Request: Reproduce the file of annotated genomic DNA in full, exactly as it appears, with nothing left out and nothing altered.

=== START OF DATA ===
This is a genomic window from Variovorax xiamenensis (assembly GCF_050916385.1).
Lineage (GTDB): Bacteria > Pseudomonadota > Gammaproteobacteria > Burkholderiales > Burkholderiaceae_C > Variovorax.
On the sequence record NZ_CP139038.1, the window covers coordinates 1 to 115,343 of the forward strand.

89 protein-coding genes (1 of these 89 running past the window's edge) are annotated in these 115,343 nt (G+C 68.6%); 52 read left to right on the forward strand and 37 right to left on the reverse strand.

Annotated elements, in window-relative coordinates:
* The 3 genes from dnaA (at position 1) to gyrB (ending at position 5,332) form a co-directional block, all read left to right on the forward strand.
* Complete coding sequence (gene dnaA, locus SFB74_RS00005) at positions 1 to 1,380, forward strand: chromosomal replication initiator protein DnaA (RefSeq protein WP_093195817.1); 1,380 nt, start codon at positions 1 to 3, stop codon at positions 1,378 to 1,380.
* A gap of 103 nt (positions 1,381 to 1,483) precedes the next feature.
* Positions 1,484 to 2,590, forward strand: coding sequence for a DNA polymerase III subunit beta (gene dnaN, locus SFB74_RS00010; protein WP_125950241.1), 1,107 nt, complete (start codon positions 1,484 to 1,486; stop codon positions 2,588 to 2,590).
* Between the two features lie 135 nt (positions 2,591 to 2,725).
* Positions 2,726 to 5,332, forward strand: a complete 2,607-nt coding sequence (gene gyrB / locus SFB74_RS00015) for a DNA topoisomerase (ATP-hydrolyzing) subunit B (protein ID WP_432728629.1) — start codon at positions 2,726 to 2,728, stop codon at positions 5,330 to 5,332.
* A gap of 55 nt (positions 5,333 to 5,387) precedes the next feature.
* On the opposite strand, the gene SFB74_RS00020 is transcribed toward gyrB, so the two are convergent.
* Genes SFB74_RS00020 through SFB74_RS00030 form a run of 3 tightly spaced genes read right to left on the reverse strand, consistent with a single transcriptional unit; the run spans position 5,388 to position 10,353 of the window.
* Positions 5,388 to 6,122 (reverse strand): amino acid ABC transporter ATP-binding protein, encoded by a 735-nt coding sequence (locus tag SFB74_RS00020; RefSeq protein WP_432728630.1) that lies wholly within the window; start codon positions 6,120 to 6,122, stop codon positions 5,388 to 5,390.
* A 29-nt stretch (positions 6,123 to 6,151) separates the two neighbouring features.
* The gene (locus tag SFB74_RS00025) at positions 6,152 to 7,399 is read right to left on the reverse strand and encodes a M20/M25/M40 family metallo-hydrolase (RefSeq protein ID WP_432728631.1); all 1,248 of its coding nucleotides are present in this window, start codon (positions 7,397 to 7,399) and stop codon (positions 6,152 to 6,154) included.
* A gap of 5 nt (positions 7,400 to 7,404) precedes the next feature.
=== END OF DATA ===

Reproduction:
This is a genomic window from Variovorax xiamenensis (assembly GCF_050916385.1).
Lineage (GTDB): Bacteria > Pseudomonadota > Gammaproteobacteria > Burkholderiales > Burkholderiaceae_C > Variovorax.
On the sequence record NZ_CP139038.1, the window covers coordinates 1 to 115,343 of the forward strand.

89 protein-coding genes (1 of these 89 running past the window's edge) are annotated in these 115,343 nt (G+C 68.6%); 52 read left to right on the forward strand and 37 right to left on the reverse strand.

Annotated elements, in window-relative coordinates:
* The 3 genes from dnaA (at position 1) to gyrB (ending at position 5,332) form a co-directional block, all read left to right on the forward strand.
* Complete coding sequence (gene dnaA, locus SFB74_RS00005) at positions 1 to 1,380, forward strand: chromosomal replication initiator protein DnaA (RefSeq protein WP_093195817.1); 1,380 nt, start codon at positions 1 to 3, stop codon at positions 1,378 to 1,380.
* A gap of 103 nt (positions 1,381 to 1,483) precedes the next feature.
* Positions 1,484 to 2,590, forward strand: coding sequence for a DNA polymerase III subunit beta (gene dnaN, locus SFB74_RS00010; protein WP_125950241.1), 1,107 nt, complete (start codon positions 1,484 to 1,486; stop codon positions 2,588 to 2,590).
* Between the two features lie 135 nt (positions 2,591 to 2,725).
* Positions 2,726 to 5,332, forward strand: a complete 2,607-nt coding sequence (gene gyrB / locus SFB74_RS00015) for a DNA topoisomerase (ATP-hydrolyzing) subunit B (protein ID WP_432728629.1) — start codon at positions 2,726 to 2,728, stop codon at positions 5,330 to 5,332.
* A gap of 55 nt (positions 5,333 to 5,387) precedes the next feature.
* On the opposite strand, the gene SFB74_RS00020 is transcribed toward gyrB, so the two are convergent.
* Genes SFB74_RS00020 through SFB74_RS00030 form a run of 3 tightly spaced genes read right to left on the reverse strand, consistent with a single transcriptional unit; the run spans position 5,388 to position 10,353 of the window.
* Positions 5,388 to 6,122 (reverse strand): amino acid ABC transporter ATP-binding protein, encoded by a 735-nt coding sequence (locus tag SFB74_RS00020; RefSeq protein WP_432728630.1) that lies wholly within the window; start codon positions 6,120 to 6,122, stop codon positions 5,388 to 5,390.
* A 29-nt stretch (positions 6,123 to 6,151) separates the two neighbouring features.
* The gene (locus tag SFB74_RS00025) at positions 6,152 to 7,399 is read right to left on the reverse strand and encodes a M20/M25/M40 family metallo-hydrolase (RefSeq protein ID WP_432728631.1); all 1,248 of its coding nucleotides are present in this window, start codon (positions 7,397 to 7,399) and stop codon (positions 6,152 to 6,154) included.
* A gap of 5 nt (positions 7,400 to 7,404) precedes the next feature.